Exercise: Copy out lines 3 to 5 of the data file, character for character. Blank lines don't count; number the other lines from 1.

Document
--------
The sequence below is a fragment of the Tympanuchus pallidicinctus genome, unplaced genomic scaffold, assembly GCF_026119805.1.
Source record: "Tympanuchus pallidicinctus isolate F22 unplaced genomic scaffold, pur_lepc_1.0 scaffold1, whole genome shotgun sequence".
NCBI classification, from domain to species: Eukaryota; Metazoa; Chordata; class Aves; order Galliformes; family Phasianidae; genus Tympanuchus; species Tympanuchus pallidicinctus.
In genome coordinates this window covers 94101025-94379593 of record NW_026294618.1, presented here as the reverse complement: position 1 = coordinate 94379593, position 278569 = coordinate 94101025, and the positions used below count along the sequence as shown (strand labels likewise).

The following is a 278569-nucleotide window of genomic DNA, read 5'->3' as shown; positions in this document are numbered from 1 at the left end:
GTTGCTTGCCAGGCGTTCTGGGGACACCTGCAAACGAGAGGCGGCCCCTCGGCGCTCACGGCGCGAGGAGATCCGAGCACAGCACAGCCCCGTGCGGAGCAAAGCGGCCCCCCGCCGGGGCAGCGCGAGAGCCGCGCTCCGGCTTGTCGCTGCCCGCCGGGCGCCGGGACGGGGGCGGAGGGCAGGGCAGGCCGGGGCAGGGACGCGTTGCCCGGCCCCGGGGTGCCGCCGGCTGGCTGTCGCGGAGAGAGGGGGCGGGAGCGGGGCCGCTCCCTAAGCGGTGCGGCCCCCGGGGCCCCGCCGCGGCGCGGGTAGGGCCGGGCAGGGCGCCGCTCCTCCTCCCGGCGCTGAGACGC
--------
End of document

NCBI classification, from domain to species: Eukaryota; Metazoa; Chordata; class Aves; order Galliformes; family Phasianidae; genus Tympanuchus; species Tympanuchus pallidicinctus.
In genome coordinates this window covers 94101025-94379593 of record NW_026294618.1, presented here as the reverse complement: position 1 = coordinate 94379593, position 278569 = coordinate 94101025, and the positions used below count along the sequence as shown (strand labels likewise).

The following is a 278569-nucleotide window of genomic DNA, read 5'->3' as shown; positions in this document are numbered from 1 at the left end: